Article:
• Oops, I’m sorry for my late answer, Jonas! (Exams at the moment…) I’m glad as well graphic novels finally seem the be given a place in literature world wide. I remember my teacher Dutch in high school who introduced us a book every week, and sometimes it was a graphic novel! Marjane Satrapi for example.

  2. Hey Ann-Sofie,

    another reason (which you did mention though) for the lacking popularity of manga in Belgium and the Netherlands, is that publication of the longer series is terribly behind over here. Most fans of the medium know enough about the internet to get everything they want up until the latest chapter serialized in Japan, and for free as well. It used to be more of a challenge, but online reader sites ruined the once noble idea of trying to introduce manga to the west and put their hopes on companies bringing it over.

    I’m afraid this doesn’t seem to be improving at all though. From what I hear sales are awfully low, the companies don’t seem to be too interested in making risky promotion, and like you said, publication is slow, or not happening at all. My personal favourite Pluto is a steady example I believe, being stuck at one published volume out of eight since 2009.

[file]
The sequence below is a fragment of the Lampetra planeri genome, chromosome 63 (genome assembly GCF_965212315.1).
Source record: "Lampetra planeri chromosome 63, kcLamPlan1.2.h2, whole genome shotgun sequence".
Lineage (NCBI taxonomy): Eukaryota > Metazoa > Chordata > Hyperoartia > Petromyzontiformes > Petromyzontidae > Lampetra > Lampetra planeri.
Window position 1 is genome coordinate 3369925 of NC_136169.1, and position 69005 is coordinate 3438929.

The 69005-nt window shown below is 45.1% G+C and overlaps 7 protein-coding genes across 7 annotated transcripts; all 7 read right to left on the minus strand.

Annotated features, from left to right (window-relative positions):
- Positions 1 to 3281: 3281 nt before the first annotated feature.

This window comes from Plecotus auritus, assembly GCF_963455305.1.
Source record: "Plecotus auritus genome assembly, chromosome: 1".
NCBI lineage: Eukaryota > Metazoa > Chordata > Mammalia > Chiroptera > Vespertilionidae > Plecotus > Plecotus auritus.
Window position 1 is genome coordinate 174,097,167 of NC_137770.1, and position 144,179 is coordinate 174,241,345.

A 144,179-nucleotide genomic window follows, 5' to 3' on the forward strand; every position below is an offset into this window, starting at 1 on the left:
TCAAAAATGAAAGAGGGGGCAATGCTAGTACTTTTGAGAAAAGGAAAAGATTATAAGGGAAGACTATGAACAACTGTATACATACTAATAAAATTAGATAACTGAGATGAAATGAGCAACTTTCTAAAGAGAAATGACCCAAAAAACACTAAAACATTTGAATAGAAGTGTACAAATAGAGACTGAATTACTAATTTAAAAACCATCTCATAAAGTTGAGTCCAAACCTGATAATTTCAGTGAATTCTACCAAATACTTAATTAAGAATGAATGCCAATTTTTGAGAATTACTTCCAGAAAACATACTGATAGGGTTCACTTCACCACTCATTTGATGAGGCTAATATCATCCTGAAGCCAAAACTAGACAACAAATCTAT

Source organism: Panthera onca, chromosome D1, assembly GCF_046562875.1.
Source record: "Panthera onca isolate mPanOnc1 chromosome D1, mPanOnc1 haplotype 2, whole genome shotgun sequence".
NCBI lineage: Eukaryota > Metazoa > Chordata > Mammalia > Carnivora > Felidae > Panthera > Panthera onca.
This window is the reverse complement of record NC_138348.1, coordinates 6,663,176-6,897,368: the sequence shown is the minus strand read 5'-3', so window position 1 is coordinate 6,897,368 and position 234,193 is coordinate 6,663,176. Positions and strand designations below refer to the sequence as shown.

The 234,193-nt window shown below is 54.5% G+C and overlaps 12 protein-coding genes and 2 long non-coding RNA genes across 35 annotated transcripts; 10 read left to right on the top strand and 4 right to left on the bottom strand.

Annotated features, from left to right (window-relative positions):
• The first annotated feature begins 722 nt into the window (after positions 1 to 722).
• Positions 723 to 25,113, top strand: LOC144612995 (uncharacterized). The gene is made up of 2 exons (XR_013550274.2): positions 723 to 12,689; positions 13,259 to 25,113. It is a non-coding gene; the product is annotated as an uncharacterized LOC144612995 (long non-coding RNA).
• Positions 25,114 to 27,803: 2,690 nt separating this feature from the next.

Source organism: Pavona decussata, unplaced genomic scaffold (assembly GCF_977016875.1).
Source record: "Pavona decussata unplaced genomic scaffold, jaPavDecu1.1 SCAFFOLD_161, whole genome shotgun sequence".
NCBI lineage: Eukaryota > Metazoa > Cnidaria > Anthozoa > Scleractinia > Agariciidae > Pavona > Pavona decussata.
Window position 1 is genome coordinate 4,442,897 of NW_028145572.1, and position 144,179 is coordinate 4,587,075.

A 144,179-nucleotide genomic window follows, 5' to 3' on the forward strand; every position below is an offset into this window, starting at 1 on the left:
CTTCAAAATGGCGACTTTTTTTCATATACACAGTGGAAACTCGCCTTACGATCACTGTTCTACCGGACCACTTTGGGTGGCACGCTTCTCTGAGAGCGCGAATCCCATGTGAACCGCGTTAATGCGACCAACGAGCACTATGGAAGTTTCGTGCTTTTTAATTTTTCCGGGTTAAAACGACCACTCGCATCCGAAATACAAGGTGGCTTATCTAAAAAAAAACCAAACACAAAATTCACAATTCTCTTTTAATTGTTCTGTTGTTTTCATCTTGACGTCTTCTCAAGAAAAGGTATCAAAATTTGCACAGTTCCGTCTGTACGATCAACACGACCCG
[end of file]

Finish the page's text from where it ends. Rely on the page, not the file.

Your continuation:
Concerning Glenat: our own Nele Noppe translated a great deal of these publications, so we can be sure about a direct translation from Japanese nowadays. I’ve had a bad experience with Kana’s Monster though, which I stopped reading out of sheer frustration towards its unbearably unnatural dialogues.

    • Hi Dennis,
      thanks for dropping by. I had the same experience with Pluto. We pre-ordered the second volume, which had to be cancelled after two years. I’m waiting on volume 18 of Nana since 2011. Publishing of Detective Conan took such a long time that we read the sequel on the internet. Of course readers drop out if they start promising series and give up halfway.
      The bad Glénat-translation experience I had while reading “Fruits Baskets” and “Rurouni Kenshin” (though the old-fashioned writing style suited the Meiji-restauration). I didn’t experience any frustration while reading “Monster”, on the contrary.
      It’s a pity things will only get worse. I prefer reading a manga on paper, instead of on the screen. And like I mentioned, the books look nice. I remember even buying my first manga in De Standaard and Carrefour. Nowadays, there’s no manga in sight in those shops…

  3. Pingback: Nejishiki: Avant-Garde Manga | nippaku